CIT
594 Assignment
7: Building Trees Spring 2008, David Matuszek |

- To give you experience building a Tree API
- To give you more experience with recursion
- To teach the internal representation of expressions

Build a basic general-purpose API for trees. Use this API to evaluate arithmetic expressions.

Create a package named `tree`

, containing a `Tree<V>`

class.
Implement and test the following constructor and methods:

The following methods are somewhat more difficult:

`public Tree(V value, Tree<V>... children)`

- Constructs a
`Tree`

with the given`value`

in the root node, having the given`children`

. Note that this constructor uses avar parameter;if you have not used var parameters before, now is your chance to learn about them.

If adding the children to the new root node would result in a circular tree (see below), throw an`IllegalArgumentException`

.

Implementation note:I recommend keeping the children of a node in an`ArrayList<Tree<V>>`

.`public void setValue(V value)`

- Sets the value in this node to the given
`value`

.`public V getValue()`

- Returns the value in this node.

`public void addChild(int index, Tree<V> child)`

- Adds the
`child`

as the new`index`

'th child of this Tree; subsequent nodes are "moved over" as necessary to make room for the new child.

This method should throw an`IllegalArgumentException`

if the result would be a circular tree (see below), or an`IndexOutOfBoundsException`

if`index`

is negative or is greater than the current number of children of this node.

`public void addChildren(Tree<V>... children)`

- Adds the new
`children`

to this node after any current children. Throws an`IllegalArgumentException`

if the result would be a circular tree (see below). This method also uses a var parameter.`public int getNumberOfChildren()`

- Returns the number of children that this node has

`public Tree<V> getChild(int index)`

- Returns the
`index`

'th child of this node.. Throws an`IndexOutOfBoundsException`

if`index`

is negative or is greater than or equal to the current number of children of this node.

`public Iterator<Tree<V>> iterator()`

- Returns an iterator for the children of this node. (Hint: One line.)

`boolean contains(Tree<V> node)`

- Searchs this Tree for a node that is
`==`

to`node`

, and returns`true`

if found,`false`

otherwise.Example:`thisTree.contains(thatNode)`

tests whether`thatNode`

occurs somewhere in`thisTree`

. It is important to note that we are looking for thissamenode, not just anequalnode.

Note:This method should normally be`private`

, but I've given it package visibility so that it can be JUnit tested.

`public static Tree<String> parse(String treeDescription)`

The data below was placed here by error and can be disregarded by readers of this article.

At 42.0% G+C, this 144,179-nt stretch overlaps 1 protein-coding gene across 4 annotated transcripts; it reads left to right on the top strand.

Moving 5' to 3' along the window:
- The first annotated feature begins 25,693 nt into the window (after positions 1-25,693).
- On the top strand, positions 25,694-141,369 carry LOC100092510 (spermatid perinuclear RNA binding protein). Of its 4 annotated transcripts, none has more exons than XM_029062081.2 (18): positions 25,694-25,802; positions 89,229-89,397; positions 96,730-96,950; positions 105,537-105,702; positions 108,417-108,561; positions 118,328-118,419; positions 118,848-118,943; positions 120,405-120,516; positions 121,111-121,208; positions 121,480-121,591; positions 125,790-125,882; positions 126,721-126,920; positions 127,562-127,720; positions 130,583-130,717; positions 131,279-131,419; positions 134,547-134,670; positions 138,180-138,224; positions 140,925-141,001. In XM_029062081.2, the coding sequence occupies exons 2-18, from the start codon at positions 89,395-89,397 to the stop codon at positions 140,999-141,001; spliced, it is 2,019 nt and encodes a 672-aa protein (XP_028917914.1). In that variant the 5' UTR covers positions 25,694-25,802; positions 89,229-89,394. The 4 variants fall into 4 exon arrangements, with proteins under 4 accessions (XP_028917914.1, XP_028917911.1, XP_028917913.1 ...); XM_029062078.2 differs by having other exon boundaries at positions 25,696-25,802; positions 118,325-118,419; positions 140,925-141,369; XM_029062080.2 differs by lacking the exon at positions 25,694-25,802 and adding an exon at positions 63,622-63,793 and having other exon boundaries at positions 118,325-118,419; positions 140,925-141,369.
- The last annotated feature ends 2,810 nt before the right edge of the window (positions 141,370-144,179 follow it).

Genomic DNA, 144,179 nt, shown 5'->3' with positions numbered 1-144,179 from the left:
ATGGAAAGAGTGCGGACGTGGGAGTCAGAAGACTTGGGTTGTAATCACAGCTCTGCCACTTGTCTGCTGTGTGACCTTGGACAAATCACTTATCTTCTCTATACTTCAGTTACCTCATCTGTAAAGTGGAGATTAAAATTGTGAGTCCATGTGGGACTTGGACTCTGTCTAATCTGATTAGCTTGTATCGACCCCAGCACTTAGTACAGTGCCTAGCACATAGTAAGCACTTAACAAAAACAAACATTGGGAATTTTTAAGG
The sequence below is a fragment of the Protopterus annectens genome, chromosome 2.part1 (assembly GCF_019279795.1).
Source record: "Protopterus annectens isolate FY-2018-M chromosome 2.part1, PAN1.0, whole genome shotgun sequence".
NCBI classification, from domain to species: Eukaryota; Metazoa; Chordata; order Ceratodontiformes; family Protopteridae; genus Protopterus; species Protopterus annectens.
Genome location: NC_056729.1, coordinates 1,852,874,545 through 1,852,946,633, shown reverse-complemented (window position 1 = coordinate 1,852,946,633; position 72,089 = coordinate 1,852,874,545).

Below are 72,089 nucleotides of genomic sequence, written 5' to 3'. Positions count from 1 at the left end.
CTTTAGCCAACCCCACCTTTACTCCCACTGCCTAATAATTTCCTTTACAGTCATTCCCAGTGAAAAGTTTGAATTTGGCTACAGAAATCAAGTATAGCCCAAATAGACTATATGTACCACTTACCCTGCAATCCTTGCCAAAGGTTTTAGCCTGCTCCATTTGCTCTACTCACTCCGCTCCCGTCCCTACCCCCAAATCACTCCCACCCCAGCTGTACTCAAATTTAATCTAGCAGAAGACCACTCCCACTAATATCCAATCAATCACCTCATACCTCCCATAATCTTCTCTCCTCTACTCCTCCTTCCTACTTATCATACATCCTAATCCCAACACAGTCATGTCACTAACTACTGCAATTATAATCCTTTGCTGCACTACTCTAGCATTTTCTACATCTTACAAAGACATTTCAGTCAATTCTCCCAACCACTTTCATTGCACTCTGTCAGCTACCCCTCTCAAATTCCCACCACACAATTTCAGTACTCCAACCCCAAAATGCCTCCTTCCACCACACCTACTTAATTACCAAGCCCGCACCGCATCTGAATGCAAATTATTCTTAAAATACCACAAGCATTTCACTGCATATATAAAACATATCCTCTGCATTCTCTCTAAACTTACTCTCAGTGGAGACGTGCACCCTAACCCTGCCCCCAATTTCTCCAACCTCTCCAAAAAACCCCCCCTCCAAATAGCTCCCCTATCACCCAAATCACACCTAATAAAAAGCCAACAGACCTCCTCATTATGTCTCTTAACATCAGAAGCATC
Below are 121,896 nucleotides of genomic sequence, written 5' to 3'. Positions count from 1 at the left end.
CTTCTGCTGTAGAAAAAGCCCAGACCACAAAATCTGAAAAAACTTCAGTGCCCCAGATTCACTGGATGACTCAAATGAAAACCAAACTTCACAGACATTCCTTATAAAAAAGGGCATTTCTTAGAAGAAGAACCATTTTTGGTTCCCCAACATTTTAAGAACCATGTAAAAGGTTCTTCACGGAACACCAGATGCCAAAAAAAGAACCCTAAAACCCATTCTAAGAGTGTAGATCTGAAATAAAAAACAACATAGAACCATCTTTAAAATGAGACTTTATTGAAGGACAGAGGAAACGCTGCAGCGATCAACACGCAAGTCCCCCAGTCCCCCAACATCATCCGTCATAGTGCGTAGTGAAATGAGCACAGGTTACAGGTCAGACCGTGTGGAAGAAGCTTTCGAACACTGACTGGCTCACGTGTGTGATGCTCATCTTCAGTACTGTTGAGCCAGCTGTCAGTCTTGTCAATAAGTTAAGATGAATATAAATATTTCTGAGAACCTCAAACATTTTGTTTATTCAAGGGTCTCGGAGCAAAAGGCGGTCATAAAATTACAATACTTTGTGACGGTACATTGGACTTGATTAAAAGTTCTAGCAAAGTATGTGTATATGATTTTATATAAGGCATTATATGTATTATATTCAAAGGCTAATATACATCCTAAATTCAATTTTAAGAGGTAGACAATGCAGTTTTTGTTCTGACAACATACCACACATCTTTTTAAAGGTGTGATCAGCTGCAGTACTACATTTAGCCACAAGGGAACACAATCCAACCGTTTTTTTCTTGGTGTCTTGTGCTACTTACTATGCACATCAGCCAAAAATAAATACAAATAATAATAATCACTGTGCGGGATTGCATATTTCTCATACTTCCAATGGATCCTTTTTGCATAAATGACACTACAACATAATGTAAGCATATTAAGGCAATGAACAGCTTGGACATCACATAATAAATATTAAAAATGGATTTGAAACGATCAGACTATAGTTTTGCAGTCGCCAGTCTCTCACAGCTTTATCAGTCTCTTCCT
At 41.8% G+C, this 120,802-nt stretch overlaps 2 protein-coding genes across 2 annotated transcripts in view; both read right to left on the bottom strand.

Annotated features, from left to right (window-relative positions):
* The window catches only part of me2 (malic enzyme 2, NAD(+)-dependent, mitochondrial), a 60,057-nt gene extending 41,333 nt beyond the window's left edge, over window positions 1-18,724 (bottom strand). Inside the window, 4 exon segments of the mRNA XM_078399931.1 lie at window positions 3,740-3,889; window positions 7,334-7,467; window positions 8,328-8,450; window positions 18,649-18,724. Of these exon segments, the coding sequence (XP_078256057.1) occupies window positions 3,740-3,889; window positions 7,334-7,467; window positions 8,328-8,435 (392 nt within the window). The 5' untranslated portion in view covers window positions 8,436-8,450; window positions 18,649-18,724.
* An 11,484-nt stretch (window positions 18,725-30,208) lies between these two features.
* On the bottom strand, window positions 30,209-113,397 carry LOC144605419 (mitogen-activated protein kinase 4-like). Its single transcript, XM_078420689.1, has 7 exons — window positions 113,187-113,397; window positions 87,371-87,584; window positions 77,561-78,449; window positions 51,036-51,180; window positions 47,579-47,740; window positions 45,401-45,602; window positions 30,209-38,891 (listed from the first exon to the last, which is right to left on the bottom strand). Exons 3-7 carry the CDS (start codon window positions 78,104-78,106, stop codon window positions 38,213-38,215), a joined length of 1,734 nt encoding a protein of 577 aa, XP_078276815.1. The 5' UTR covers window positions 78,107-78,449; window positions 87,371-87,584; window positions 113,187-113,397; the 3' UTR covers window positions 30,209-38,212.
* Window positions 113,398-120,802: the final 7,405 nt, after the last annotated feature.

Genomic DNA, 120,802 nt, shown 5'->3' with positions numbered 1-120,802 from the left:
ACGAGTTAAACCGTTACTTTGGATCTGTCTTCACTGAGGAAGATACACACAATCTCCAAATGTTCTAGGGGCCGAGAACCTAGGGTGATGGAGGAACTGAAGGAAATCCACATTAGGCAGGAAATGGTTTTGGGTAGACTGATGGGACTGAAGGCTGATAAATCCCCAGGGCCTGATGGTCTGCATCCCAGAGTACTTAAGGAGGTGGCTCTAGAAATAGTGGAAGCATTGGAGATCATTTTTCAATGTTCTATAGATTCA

- Translates a String description of a tree into a
`Tree<String>`

object. The`treeDescription`

has the form`value(child child ... child)`

, where a`value`

is any sequence of characters not containing parentheses or whitespace, and each`child`

is either just a (String) value or is another treeDescription. Whitespace is optional except where needed to separate values.

For example, the String`becomes the Tree:`

"one (two three (four five(six seven eight)) )"

`@Override`

public String toString()- Returns a String representing this Tree. The returned String must be in the same format as the
`parse`

method expects as input.

`@Override`

public boolean equals(Object obj)- Returns true if
`obj`

is a Tree and has the same shape and contains the same values as this Tree.

A Tree may not contain loops. That is, there must be no path from a node in
the Tree back to itself. To prevent this, care must be taken when adding
children to a node. In particular, `someNode.addChild(someTree)`

must
be rejected if `someTree`

already contains `someNode`

.
To avoid this problem, use your `contains`

method whenever you
construct a new Tree or add children to an existing Tree.

In a separate Expression class, write the following constructor:

`public Expression(String expression)`

- Constructs a
`Tree<String>`

representing the given arithmetic expression, using the`Tree.parse(String)`

method, then verifies that the newly created Tree is valid. If the Tree is invalid, the constructor throws an`IllegalArgumentException`

.

Here are the validity rules: The value of each node must be one of`"+"`

,`"-"`

,`"*"`

,`"/"`

, or a String representing an unsigned integer. If a node has value`"+"`

or`"*"`

, it must have two or more children; if a node has value`"-"`

or`"/"`

, it must have exactly two children; and if a node contains a numeric string, it must be a leaf.

Note that the input parameter usesprefixnotation, for example:`"+ (5 10 -( *(15 20) 25) 30)"`

Write the following methods:

`public int evaluate()`

- Evaluates this Expression and returns the result. The rules for evaluation are as follows:

- If the value of the node is a numeric string, return its
`int`

value.- If the value of the node is
`"+"`

, evaluate all its children and return their sum.- If the value of the node is
`"*"`

, evaluate all its children and return their product.- If the value of the node is
`"-"`

, evaluate its two children and return the first value minus the second value.- If the value of the node is
`"/"`

, evaluate its two children and return the first value divided by the second value.`@Override`

public String toString()- Returns an
infixString representation of this Expression. For example, the example in the constructor might be returned asExcess (unnecessary) parentheses are perfectly acceptable; but you must have enough parentheses to correctly represent the expression. `"(5 + 10 + ((15 * 20) - 25) + 30)"`

.

Required, as usual.

Zip the complete project and submit via Blackboard before midnight Monday, March 24.